Losing Dad Part Three A Brilliant Yet Troubled Man
Yesterday marked two months since dad's passing. Coincidentally I received a parcel in the mail that I didn't open until today. I hadn't received dad's death certificate as yet, and so last Friday I contacted the Funeral services I had used to chase it up for me. They let me know on Monday that Births, Deaths and Marriages said they would post it out within 7 days. So, I assumed that the parcel (which arrived on Tuesday) contained the certificate. I was surprised at how quickly it arrived, but I didn't want to open it.
Today I found the courage to peel open the envelope and was given yet another surprise. It wasn't the death certificate at all of course. It was a piece of writing my dad had written in January 2011 titled 'Dunce - The Story of My Life at School'. His partner had promised to send this to me a couple of weeks ago.
You see, my dad had a brilliant mind and had dedicated most of his life to working on difficult mathematical theories. The Saturday before he passed away he wrote an email to me explaining that he wanted to put together a book containing his final works. Unfortunately he didn't complete this. At his bedside the day before he passed I promised him that I would do all I could do have his work published.
On the day of his burial dad's Professor (from University going back 40 odd years) gave a speech. He said that dad was 'the most original thinker he had come across in a life time of teaching'. He added that he was now headed for his 80's and so had been teaching for a very long time. In dad's undergraduate year he solved a problem that Alan Turing had proposed just before he died in 1954. You may know of Alan Turing from the recent film 'The Imitation Game' about his life and how he along with his team cracked the Enigma Code that essentially ended WWII two years earlier than it could have gone on for (saving an estimated 14-20 million lives). He was a mathematical genius. However dad wouldn't allow his Professor to publish this work as he feared that someone would steal his ideas. He didn't seem to trust anyone.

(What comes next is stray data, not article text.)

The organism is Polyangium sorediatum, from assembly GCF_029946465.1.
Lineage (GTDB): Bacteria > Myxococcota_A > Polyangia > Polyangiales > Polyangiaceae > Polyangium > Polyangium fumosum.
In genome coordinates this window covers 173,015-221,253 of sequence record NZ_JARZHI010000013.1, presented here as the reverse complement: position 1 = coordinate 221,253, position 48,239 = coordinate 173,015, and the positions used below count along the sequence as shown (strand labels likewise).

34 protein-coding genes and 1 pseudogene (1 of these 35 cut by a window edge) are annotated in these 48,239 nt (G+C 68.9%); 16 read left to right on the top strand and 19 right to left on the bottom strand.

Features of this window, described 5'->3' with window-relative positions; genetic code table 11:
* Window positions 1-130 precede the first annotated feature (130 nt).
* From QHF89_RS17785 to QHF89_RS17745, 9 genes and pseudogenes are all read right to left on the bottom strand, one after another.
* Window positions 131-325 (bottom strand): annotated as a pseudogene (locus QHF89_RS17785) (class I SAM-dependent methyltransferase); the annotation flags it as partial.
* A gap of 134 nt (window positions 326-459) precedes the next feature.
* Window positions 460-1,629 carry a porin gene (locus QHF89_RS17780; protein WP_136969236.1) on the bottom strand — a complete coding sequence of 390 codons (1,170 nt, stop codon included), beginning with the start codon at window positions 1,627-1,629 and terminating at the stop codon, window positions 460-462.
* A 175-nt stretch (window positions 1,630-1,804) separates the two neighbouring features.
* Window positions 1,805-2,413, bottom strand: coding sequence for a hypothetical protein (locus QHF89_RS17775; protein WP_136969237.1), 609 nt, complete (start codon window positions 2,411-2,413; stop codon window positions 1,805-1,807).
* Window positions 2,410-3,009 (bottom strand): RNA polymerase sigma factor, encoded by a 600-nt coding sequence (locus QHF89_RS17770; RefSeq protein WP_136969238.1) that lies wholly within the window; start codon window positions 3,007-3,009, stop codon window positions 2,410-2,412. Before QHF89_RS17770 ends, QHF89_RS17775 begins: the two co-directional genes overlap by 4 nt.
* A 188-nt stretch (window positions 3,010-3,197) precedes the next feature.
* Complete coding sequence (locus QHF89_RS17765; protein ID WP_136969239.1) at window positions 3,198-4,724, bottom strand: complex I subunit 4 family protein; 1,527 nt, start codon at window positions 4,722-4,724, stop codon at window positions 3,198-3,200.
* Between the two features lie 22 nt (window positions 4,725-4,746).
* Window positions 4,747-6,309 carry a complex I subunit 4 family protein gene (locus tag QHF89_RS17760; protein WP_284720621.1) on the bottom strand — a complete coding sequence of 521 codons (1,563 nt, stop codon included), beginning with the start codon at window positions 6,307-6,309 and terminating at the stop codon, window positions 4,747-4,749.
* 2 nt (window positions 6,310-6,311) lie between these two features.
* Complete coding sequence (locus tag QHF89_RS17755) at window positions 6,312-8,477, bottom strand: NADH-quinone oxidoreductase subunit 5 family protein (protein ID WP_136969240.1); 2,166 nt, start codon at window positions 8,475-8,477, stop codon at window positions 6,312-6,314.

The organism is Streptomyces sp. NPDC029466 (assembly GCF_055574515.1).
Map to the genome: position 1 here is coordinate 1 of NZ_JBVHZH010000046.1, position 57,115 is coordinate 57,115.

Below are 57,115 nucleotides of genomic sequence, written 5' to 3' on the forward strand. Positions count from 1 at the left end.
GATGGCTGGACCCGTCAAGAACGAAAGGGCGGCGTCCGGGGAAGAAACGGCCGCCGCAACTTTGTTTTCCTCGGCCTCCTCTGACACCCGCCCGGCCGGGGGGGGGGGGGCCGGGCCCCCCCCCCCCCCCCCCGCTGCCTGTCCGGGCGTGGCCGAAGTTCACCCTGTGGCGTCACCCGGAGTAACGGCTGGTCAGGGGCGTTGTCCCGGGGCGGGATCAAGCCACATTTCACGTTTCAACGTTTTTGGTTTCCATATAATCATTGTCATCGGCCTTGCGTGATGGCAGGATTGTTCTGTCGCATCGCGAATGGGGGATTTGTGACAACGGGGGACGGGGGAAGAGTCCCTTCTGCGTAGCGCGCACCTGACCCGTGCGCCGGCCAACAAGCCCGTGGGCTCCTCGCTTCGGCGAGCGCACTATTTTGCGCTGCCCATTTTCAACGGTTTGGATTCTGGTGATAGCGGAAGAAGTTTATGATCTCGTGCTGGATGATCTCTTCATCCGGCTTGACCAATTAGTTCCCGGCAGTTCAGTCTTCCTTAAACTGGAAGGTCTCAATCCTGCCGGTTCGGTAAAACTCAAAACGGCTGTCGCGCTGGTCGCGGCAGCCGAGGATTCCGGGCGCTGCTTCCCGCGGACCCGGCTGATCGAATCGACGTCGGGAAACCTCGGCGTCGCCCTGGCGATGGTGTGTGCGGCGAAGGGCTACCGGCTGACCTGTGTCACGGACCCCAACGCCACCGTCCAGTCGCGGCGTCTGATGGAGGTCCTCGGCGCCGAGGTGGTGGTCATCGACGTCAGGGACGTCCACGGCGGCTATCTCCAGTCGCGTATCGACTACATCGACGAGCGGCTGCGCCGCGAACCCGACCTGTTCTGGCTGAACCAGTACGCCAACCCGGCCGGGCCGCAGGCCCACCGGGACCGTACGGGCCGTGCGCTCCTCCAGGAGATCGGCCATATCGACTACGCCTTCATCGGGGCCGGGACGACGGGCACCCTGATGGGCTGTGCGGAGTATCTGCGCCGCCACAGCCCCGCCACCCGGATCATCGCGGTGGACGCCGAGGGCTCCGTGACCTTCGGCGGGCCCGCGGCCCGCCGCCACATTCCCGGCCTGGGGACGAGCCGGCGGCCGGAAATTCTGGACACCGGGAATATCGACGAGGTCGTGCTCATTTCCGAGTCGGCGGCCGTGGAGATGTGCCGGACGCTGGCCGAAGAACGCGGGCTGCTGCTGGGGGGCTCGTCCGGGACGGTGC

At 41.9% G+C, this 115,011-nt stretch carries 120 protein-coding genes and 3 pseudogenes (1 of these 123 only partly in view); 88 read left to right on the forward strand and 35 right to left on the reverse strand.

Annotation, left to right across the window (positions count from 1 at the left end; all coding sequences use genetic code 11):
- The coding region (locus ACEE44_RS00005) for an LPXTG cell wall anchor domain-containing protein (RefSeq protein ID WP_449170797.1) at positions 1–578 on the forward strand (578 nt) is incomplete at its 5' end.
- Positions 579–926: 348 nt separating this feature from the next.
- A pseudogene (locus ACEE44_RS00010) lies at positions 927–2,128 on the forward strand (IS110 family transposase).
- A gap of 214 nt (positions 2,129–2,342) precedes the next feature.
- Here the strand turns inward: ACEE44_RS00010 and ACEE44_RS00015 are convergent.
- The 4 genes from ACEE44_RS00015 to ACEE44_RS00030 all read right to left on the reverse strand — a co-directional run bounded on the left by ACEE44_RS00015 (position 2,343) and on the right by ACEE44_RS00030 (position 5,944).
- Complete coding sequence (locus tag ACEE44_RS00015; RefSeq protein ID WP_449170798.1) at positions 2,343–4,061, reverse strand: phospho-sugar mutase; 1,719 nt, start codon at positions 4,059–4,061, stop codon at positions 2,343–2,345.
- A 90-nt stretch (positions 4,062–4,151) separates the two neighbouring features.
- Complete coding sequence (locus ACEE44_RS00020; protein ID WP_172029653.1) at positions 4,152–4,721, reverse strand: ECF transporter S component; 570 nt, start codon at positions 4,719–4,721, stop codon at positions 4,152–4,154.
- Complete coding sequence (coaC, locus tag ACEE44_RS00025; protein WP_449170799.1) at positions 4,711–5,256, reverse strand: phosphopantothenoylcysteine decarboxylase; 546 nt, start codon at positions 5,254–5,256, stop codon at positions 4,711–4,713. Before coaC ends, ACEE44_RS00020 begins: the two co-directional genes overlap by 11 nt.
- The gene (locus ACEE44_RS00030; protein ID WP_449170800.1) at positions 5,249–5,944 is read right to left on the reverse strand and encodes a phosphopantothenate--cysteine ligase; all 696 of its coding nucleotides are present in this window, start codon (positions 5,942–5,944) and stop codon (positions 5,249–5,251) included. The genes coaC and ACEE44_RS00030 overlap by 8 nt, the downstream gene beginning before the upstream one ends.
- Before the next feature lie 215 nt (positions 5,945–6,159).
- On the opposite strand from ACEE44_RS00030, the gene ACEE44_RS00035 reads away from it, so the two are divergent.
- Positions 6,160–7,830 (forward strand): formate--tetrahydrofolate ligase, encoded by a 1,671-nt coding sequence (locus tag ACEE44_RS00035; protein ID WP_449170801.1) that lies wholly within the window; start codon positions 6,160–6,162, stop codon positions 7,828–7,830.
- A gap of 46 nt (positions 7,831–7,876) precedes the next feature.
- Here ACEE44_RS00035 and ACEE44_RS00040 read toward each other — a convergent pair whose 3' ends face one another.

I opened the parcel this morning and read through dad's school experiences. No wonder he didn't trust anyone with his work.
Dad regaled the time he handed in an English essay that he had worked so hard on in highschool one year. When it came time for the teacher to hand back the papers with red ink written across the front displaying the results dad felt so excited. He just knew that he had achieved something great. However, the teacher threw the paper down on dad's desk and to his horror a big red ZERO was splashed across the front.
"Excuse me, brother. You've given me zero," he said.
"That's right," replied the teacher, "You copied it."
Dad went home and told his parents, hoping they'd be just as upset as he was, but his mother responded with 'Well, you must have copied it." You could imagine how he must have felt. Betrayed I'm sure. Hopeless!